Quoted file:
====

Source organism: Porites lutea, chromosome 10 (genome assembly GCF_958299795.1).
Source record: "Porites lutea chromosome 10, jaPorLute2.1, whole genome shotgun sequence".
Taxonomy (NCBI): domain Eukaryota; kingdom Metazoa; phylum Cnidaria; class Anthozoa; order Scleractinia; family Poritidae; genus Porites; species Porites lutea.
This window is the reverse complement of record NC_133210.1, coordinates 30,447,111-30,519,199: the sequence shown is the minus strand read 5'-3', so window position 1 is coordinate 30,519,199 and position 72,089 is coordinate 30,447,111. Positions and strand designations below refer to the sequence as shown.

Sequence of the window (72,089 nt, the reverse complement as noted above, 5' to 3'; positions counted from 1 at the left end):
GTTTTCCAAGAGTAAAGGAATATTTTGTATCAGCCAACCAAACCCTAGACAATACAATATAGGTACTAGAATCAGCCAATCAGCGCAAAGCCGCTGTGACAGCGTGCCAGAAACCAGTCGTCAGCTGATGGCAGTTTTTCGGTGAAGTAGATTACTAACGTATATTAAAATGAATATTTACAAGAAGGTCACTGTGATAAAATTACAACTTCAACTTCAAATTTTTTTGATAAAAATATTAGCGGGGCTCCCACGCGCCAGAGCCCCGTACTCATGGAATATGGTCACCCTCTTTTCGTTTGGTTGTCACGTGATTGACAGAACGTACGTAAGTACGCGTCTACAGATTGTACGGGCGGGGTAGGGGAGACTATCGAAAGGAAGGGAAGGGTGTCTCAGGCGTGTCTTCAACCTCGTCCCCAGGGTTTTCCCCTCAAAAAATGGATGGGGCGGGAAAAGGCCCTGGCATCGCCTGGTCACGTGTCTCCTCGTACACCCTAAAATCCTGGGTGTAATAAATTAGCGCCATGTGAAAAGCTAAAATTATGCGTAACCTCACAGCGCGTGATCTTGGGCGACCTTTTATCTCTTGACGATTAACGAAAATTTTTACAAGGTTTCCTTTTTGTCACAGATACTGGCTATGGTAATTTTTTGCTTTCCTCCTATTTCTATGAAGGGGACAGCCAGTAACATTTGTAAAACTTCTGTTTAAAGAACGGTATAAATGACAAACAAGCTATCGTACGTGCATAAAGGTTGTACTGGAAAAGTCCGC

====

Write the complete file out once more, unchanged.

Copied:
Source organism: Porites lutea, chromosome 10 (genome assembly GCF_958299795.1).
Source record: "Porites lutea chromosome 10, jaPorLute2.1, whole genome shotgun sequence".
Taxonomy (NCBI): domain Eukaryota; kingdom Metazoa; phylum Cnidaria; class Anthozoa; order Scleractinia; family Poritidae; genus Porites; species Porites lutea.
This window is the reverse complement of record NC_133210.1, coordinates 30,447,111-30,519,199: the sequence shown is the minus strand read 5'-3', so window position 1 is coordinate 30,519,199 and position 72,089 is coordinate 30,447,111. Positions and strand designations below refer to the sequence as shown.

Sequence of the window (72,089 nt, the reverse complement as noted above, 5' to 3'; positions counted from 1 at the left end):
GTTTTCCAAGAGTAAAGGAATATTTTGTATCAGCCAACCAAACCCTAGACAATACAATATAGGTACTAGAATCAGCCAATCAGCGCAAAGCCGCTGTGACAGCGTGCCAGAAACCAGTCGTCAGCTGATGGCAGTTTTTCGGTGAAGTAGATTACTAACGTATATTAAAATGAATATTTACAAGAAGGTCACTGTGATAAAATTACAACTTCAACTTCAAATTTTTTTGATAAAAATATTAGCGGGGCTCCCACGCGCCAGAGCCCCGTACTCATGGAATATGGTCACCCTCTTTTCGTTTGGTTGTCACGTGATTGACAGAACGTACGTAAGTACGCGTCTACAGATTGTACGGGCGGGGTAGGGGAGACTATCGAAAGGAAGGGAAGGGTGTCTCAGGCGTGTCTTCAACCTCGTCCCCAGGGTTTTCCCCTCAAAAAATGGATGGGGCGGGAAAAGGCCCTGGCATCGCCTGGTCACGTGTCTCCTCGTACACCCTAAAATCCTGGGTGTAATAAATTAGCGCCATGTGAAAAGCTAAAATTATGCGTAACCTCACAGCGCGTGATCTTGGGCGACCTTTTATCTCTTGACGATTAACGAAAATTTTTACAAGGTTTCCTTTTTGTCACAGATACTGGCTATGGTAATTTTTTGCTTTCCTCCTATTTCTATGAAGGGGACAGCCAGTAACATTTGTAAAACTTCTGTTTAAAGAACGGTATAAATGACAAACAAGCTATCGTACGTGCATAAAGGTTGTACTGGAAAAGTCCGC